You feel things stunningly deep.
It's a wonder your heart hasn't concaved right in, heavy and sunken from all of the things you feel. Somedays the feelings are so good -- gorgeous and vibrant, and the world seems bold and huge, but also as though it's at the tips of your fingers. You think: how can anything ever be better? how can anything ever be more beautiful than what's in front of me?
Your hand on your sister's stomach, the fluttery feeling of your unborn nephew dancing inside of her; your table at Thanksgiving dinner, looking around at all the people you love most in the world; the sunrise breaking through the window, evidence of hope and Jesus -- an unrelenting love that keeps on showing up each day.
All of these unbelievable feelings shoot down so deep within you. It's surreal.
The bad feelings are there, too, of course. Life isn't always tiny babies and Thanksgiving dinners and sunrises that shatter the glass. There are days where you wake up and feel so sad and you aren't sure why. Or you do know, sort of, but you think: I shouldn't be feeling so sad about this. I should be getting dressed and getting over it. So then you're angry at yourself for feeling sad, and now not only are you sad, you're angry too. And ashamed.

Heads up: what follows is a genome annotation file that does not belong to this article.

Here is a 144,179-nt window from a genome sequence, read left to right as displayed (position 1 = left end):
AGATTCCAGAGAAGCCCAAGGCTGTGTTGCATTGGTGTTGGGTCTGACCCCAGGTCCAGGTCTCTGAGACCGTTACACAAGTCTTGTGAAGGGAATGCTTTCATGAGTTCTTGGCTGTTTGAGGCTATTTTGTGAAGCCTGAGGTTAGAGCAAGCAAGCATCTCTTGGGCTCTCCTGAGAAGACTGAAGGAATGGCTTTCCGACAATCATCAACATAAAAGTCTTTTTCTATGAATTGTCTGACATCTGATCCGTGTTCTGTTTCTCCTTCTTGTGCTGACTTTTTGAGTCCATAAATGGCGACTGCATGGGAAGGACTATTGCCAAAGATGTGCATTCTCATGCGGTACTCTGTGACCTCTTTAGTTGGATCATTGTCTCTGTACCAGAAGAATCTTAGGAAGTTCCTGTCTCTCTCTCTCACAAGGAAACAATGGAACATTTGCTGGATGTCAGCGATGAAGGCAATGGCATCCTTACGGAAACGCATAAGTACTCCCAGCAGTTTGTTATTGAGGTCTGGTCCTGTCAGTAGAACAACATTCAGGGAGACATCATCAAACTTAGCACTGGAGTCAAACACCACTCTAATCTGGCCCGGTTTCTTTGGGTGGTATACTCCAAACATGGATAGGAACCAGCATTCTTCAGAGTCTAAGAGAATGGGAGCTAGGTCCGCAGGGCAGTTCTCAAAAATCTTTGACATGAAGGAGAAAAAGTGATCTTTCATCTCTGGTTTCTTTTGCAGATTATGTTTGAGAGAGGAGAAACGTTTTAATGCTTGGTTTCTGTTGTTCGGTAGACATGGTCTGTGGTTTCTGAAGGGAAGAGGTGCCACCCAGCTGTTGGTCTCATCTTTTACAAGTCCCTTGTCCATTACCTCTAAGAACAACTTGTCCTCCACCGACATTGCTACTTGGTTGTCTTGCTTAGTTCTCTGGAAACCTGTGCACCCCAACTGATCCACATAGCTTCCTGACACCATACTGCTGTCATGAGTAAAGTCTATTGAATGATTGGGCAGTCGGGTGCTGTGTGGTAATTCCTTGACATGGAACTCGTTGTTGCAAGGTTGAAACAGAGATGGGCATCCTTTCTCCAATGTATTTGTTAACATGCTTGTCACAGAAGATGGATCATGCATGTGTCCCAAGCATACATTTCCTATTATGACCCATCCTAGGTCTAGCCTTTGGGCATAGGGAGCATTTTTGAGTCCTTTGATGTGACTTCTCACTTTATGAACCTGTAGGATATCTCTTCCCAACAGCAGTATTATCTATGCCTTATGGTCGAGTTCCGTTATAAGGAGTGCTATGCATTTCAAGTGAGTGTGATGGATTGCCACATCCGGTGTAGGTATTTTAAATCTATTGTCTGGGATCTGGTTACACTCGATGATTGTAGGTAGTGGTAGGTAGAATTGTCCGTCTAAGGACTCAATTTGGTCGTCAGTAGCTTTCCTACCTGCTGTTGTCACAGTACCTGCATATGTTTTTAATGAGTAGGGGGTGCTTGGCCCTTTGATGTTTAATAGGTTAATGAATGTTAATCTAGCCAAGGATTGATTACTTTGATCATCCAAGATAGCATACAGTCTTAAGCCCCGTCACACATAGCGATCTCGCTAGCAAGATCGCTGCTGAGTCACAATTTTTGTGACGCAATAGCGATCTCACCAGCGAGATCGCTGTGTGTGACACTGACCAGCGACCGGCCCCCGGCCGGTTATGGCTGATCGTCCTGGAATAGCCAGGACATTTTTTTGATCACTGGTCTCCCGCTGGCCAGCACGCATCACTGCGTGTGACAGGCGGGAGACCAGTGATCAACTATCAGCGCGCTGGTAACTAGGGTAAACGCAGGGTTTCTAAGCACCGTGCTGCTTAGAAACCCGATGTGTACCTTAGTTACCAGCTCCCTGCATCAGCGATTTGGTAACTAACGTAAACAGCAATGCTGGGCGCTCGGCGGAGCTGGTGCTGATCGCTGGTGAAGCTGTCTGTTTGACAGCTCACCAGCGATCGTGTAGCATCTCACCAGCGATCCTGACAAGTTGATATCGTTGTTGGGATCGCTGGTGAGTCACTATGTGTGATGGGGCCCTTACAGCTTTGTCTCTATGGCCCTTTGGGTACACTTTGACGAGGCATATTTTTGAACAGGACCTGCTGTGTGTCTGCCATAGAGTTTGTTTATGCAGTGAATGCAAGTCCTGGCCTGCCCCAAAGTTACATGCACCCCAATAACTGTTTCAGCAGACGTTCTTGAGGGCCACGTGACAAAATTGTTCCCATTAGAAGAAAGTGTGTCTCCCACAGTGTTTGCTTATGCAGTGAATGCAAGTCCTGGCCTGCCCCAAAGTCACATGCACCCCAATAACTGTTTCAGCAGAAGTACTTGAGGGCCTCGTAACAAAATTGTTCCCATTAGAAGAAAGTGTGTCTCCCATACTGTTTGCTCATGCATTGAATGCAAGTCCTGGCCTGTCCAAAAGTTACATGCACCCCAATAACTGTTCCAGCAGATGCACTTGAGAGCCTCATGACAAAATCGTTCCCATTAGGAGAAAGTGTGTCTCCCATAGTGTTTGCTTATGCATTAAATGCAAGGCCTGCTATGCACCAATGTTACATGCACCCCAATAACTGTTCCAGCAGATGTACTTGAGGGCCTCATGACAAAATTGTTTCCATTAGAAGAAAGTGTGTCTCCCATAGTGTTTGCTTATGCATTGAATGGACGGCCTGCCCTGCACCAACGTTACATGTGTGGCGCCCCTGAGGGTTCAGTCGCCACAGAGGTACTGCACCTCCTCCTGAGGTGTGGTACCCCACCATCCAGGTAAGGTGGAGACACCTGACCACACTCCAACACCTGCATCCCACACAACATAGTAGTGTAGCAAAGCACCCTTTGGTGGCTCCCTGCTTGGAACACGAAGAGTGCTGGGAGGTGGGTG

How is it possible for one girl to feel this broad an array of feelings?
So you start to realize that feeling deeply isn't a curse or a burden, but instead perhaps, a gift. You begin to lean into your good days, to breathe in the yellow sun with the watercolour streaks, to memorize the weight of the baby's kick against your open palm -- eagerly awaiting his arrival come winter.
And on your bad days? You lean into something too -- your Jesus who wraps himself around you when you cry, and you open up your clenched fist and you let go, and let go, and let go. Or you try. You're progressing. That's a fine thing, too.
You feel things stunningly deep. You know this, and now, you're attempting to embrace it. Part of that embracing is recognizing this: acknowledging your feelings is brave.
To you who feel -- you're brave. Even when said feelings threaten to flood you like a tsunami. And not believing those feelings all of the time is brave, too.